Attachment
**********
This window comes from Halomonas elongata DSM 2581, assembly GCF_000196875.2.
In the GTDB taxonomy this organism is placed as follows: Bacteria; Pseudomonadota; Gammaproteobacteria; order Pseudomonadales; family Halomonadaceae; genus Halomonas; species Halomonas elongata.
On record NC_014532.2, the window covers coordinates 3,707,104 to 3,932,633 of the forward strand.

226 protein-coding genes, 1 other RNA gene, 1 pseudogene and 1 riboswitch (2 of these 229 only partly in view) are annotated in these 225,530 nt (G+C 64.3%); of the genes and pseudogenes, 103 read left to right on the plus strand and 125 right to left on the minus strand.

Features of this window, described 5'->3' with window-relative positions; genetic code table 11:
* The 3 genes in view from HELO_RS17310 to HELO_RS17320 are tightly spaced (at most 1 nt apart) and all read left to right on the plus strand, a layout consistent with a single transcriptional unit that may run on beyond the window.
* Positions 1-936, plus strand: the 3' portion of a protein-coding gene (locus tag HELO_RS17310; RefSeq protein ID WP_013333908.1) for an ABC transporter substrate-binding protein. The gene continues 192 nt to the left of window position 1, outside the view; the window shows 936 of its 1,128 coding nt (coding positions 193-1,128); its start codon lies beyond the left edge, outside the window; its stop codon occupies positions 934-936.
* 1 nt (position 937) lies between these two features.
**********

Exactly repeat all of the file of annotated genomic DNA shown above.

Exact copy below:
This window comes from Halomonas elongata DSM 2581, assembly GCF_000196875.2.
In the GTDB taxonomy this organism is placed as follows: Bacteria; Pseudomonadota; Gammaproteobacteria; order Pseudomonadales; family Halomonadaceae; genus Halomonas; species Halomonas elongata.
On record NC_014532.2, the window covers coordinates 3,707,104 to 3,932,633 of the forward strand.

226 protein-coding genes, 1 other RNA gene, 1 pseudogene and 1 riboswitch (2 of these 229 only partly in view) are annotated in these 225,530 nt (G+C 64.3%); of the genes and pseudogenes, 103 read left to right on the plus strand and 125 right to left on the minus strand.

Features of this window, described 5'->3' with window-relative positions; genetic code table 11:
* The 3 genes in view from HELO_RS17310 to HELO_RS17320 are tightly spaced (at most 1 nt apart) and all read left to right on the plus strand, a layout consistent with a single transcriptional unit that may run on beyond the window.
* Positions 1-936, plus strand: the 3' portion of a protein-coding gene (locus tag HELO_RS17310; RefSeq protein ID WP_013333908.1) for an ABC transporter substrate-binding protein. The gene continues 192 nt to the left of window position 1, outside the view; the window shows 936 of its 1,128 coding nt (coding positions 193-1,128); its start codon lies beyond the left edge, outside the window; its stop codon occupies positions 934-936.
* 1 nt (position 937) lies between these two features.